(MCT) — MARYVALE, Ariz. — Even after posting a 2.68 ERA in 46 games last season, Matt Lindstrom thinks there’s room for improvement.
Shortly after Lindstrom signed a one-year contract with the White Sox in January, he quickly informed pitching coach Don Cooper what he wanted to work on this spring.
From the first day of spring workouts, Cooper, bullpen coach Bobby Thigpen and minor league pitching coordinator Curt Hasler have examined Lindstrom’s landing spot to help him get better command of his fastball, which was once clocked as fast as 100 mph and averages 96.
“We’re making some minor alterations,” Cooper said before Lindstrom threw a perfect inning Thursday against the Brewers. “They are not changes. We’re making sure he stays good and tall as he’s riding to the plate and taking advantage of that 6-foot-4 height.
“We’re also trying to close up his landing a little bit as well as playing around with his cutter and slider. What we’re thinking is that these adjustments will help his command.”
Lindstrom, 33, allowed only two home runs in 47 innings last season for the Orioles and Diamondbacks. But the Sox are trying to help Lindstrom improve his location to lower his hits allowed per nine innings, which is slightly less than one per inning.
“I wanted to get more direction and stay taller to use my frame to my advantage because if you start your stride too long, you’re almost throwing the ball uphill and the batter sees it better,” Lindstrom said. “I’m creating that downhill (stride) better.”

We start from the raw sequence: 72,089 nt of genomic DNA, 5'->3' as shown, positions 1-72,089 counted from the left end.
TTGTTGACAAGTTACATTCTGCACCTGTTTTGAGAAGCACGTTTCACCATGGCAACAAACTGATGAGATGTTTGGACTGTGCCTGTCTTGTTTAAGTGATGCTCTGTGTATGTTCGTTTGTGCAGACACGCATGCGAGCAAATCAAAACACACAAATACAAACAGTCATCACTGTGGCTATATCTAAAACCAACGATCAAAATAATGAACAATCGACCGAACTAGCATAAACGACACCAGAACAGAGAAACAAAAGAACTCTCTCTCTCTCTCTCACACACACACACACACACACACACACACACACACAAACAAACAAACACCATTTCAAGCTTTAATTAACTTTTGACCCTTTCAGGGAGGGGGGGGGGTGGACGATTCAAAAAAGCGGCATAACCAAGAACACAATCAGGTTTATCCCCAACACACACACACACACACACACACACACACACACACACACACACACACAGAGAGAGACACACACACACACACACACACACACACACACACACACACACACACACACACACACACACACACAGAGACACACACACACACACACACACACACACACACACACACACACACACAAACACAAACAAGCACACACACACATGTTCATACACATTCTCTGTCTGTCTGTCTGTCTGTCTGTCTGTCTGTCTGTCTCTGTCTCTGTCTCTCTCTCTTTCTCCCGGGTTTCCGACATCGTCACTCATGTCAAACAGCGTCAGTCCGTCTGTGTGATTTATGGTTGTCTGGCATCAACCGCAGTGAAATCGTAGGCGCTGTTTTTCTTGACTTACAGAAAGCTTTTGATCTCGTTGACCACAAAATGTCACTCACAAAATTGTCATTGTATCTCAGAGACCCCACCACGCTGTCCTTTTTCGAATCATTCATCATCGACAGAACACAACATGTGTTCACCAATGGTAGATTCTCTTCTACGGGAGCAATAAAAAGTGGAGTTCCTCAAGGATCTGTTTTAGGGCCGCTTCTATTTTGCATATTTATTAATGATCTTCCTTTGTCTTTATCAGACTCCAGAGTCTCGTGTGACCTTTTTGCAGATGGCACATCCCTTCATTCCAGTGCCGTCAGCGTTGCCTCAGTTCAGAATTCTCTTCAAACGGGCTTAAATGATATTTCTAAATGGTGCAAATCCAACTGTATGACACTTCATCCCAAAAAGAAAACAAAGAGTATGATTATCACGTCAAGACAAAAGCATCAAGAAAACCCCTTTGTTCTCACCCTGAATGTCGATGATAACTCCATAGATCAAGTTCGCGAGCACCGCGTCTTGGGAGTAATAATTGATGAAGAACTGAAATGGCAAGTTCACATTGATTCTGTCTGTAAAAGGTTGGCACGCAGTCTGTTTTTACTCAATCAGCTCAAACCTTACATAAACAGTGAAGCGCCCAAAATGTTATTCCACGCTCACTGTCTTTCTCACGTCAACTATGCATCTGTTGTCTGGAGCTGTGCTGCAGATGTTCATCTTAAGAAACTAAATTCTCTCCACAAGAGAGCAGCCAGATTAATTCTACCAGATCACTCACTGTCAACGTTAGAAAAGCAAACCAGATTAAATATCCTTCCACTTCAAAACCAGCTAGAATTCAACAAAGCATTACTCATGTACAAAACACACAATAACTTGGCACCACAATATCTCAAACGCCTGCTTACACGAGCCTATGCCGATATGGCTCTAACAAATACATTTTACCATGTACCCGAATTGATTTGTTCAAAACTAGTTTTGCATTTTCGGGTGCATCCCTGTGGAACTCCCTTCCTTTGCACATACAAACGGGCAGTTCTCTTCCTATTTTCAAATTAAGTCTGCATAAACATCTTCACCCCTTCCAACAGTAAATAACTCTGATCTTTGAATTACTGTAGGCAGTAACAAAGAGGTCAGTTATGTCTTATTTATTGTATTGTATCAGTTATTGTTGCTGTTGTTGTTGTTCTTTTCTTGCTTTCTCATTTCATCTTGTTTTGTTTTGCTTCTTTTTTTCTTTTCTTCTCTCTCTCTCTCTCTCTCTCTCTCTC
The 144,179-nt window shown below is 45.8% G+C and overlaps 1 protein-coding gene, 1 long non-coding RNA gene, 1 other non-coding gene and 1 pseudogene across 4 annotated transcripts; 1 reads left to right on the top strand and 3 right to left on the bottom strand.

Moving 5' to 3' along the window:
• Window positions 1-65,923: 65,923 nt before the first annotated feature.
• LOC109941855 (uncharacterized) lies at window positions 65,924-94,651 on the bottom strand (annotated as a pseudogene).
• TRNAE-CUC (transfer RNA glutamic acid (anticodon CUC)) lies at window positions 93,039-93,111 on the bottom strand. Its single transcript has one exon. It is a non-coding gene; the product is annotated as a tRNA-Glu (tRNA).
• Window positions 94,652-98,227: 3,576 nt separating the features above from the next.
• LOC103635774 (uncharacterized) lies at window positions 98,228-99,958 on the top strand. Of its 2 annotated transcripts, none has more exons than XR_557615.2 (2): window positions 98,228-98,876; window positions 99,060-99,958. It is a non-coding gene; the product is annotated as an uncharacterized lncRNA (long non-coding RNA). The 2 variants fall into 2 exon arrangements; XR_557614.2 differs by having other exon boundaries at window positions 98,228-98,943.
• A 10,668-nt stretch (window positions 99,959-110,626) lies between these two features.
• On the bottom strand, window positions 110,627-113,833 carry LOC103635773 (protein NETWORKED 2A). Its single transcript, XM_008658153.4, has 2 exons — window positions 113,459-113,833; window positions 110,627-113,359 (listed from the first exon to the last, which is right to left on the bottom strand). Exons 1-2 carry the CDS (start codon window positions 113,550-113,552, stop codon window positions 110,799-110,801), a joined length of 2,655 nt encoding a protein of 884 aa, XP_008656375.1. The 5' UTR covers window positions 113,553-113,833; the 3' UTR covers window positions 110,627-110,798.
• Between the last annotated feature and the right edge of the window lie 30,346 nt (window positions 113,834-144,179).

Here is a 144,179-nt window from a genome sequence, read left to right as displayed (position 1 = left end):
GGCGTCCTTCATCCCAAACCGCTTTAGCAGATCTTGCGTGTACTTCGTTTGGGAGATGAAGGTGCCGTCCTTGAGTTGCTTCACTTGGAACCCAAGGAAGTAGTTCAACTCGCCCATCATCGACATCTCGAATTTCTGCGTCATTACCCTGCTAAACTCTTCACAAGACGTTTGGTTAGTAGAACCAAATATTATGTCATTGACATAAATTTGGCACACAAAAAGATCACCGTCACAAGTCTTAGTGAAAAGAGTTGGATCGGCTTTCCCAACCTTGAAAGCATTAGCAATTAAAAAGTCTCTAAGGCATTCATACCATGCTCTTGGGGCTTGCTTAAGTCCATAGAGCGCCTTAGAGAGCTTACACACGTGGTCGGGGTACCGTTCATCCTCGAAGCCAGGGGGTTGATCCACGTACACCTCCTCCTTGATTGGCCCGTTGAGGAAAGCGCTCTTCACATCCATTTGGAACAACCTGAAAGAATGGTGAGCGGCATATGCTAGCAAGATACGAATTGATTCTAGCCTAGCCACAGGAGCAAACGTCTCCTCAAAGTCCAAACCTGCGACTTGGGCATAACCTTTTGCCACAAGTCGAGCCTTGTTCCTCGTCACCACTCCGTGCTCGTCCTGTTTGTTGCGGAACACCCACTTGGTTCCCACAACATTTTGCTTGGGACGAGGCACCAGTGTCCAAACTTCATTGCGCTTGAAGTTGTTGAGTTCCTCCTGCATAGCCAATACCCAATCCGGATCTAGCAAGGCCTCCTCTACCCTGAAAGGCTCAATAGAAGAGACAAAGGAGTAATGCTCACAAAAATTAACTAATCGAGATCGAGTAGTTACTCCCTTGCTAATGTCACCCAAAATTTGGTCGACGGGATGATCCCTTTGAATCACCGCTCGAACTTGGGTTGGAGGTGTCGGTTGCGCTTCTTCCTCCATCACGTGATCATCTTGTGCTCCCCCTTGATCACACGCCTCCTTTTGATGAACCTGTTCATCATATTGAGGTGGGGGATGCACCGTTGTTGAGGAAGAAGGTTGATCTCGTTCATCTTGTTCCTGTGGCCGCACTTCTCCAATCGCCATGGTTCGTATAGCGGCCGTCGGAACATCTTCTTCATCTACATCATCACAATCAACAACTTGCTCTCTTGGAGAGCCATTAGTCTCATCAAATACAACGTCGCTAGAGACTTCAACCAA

Lindstrom, now pitching for his sixth team, was signed to add late-inning depth and help second-year closer Addison Reed. Lindstrom has 45 major league saves, including 23 with the Astros in 2010 and 15 with the Marlins in 2009.
His ERA has dipped dramatically, from 5.89 in 2009 to 2.68 last season, since shifting out of a closer’s role.
Shortly after signing with the Sox, Lindstrom was more concerned with improving than thinking of closing.
The coaches have helped Lindstrom eliminate what is described as “swinging the gate open” with his leg and instead making his delivery more compact and direct to home plate.
Throughout his career, Lindstrom has shown the ability to improve. He allowed 55 walks in 731/3 innings at Double-A Binghamton to 28 walks in 101 innings over the last two seasons.
“Look at his numbers,” Cooper said. “It’s not like the walks are a big problem. He keeps the ball in the park. He has a nice changeup. We need that for more strikes and swings.”